• Reducing rent and energy bills, as some offices don’t always need to be heated. Telework is also likely to lower needs in terms of floorspace with the implementation of “shared desks” that several workers can use at different times according to needs and order of arrival. An adequate distribution of teleworking days can help such a transition.
  • Attracting Millennials (especially those with higher degrees) who are comfortable with technology and considered to be particularly sensitive to how a company respects the balance between their private and professional lives.

    Despite the many available surveys, it is hard to measure the practice and evolution of telework on a national scale. The available data shows how much interest there is on this subject, but also how complex it is to measure and quantify its practices. It is also very difficult to compare them and to put them into context. For example, some studies calculate the proportion of teleworkers, not in relation to the whole of the working population (or salaried employees), but in relation to all potentially “teleworkable” jobs, the definition of which can vary (sometimes being restricted to office jobs, or even just to executive or managerial positions).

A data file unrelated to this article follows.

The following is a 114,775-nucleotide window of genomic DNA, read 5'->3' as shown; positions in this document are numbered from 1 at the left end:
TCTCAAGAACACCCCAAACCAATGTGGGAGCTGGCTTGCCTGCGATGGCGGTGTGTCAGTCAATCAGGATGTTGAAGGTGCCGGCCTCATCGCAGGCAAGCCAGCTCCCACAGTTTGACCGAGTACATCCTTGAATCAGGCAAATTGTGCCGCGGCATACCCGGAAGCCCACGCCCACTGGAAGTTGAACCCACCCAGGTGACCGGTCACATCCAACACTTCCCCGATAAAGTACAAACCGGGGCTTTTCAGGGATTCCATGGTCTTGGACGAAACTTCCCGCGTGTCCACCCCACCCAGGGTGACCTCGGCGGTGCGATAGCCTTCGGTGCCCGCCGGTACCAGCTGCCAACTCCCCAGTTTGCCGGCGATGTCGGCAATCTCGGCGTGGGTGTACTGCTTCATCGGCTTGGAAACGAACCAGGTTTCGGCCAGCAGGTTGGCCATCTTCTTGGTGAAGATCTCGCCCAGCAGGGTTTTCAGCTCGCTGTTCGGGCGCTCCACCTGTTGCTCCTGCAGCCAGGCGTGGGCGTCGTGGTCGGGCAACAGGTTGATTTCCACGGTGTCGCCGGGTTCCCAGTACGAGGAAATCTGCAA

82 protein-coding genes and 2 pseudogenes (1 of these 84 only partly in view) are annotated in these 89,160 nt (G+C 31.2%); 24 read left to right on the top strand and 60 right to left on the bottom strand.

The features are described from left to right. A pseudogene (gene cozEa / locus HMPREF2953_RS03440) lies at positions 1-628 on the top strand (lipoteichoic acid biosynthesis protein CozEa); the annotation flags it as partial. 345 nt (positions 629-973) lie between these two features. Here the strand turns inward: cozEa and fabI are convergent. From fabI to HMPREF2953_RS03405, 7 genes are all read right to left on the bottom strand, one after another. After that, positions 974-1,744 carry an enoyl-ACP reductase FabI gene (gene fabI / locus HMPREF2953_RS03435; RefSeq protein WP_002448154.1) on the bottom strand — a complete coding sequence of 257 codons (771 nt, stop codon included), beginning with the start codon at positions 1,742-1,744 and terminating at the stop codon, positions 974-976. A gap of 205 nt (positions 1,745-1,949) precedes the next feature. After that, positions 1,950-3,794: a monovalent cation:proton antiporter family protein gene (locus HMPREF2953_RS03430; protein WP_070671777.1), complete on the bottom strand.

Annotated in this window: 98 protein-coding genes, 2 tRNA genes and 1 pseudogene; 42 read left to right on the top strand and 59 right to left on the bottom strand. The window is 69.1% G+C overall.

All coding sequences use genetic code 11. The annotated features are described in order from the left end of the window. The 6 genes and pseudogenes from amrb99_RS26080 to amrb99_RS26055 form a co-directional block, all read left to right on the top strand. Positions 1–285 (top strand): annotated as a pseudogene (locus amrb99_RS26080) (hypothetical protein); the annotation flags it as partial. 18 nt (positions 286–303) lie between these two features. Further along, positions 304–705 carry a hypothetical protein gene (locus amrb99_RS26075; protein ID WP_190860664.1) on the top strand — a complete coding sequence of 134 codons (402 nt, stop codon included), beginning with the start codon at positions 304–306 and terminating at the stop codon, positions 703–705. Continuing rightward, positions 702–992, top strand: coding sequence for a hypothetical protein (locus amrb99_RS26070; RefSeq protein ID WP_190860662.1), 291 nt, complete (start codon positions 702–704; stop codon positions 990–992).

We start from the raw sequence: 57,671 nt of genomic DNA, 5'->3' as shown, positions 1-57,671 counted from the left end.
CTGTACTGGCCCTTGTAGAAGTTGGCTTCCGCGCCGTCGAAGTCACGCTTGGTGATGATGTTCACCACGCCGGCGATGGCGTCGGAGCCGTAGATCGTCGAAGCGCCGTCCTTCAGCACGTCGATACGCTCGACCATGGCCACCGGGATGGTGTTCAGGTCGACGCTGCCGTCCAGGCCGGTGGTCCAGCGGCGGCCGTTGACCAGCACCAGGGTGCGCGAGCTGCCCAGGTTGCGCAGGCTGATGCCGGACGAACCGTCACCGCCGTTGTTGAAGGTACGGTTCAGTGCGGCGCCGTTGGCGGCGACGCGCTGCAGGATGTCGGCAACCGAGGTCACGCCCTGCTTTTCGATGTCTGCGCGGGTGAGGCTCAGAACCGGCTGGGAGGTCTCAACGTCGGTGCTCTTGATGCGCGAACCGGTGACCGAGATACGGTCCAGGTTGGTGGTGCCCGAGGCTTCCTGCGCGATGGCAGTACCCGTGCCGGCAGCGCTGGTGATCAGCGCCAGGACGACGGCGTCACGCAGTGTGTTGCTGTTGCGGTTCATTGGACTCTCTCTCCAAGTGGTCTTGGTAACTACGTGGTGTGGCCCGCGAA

Despite important methodological differences, studies broadly make the same observation: the rate of teleworking in fixed locations (home, telecentres, etc.) remains at a relatively modest level around the world. For 40 years, teleworking has not been growing substantially in either industrialized or emerging countries, despite the incredible increase in use of ICTs and the support of many public and private actors.

2. In practice, in France and around the world

In Europe 10, the latest available figures are from 2010 and show a 20% rate in fixed-location teleworkers, with significant differences between member states: 5% percent in Italy, a little more than 8% in France, 30% in Belgium and almost 33% in Finland, which is close to the rate in the United States. These differences come from each country’s national regulations which can be more or less restrictive (for instance in some countries teleworking isn’t available for public sector employees) as well as from different managerial cultures which may or may not favor the remote monitoring of workers’ performance. The percentage differences between countries can also be explained by the relative breadth of certain definitions, in particular regarding the minimum amount of teleworked days. Finally, there are big differences between Eastern Europe and Western Europe – in the latter, for instance, the proportion of office jobs which are more easily compatible with teleworking is higher.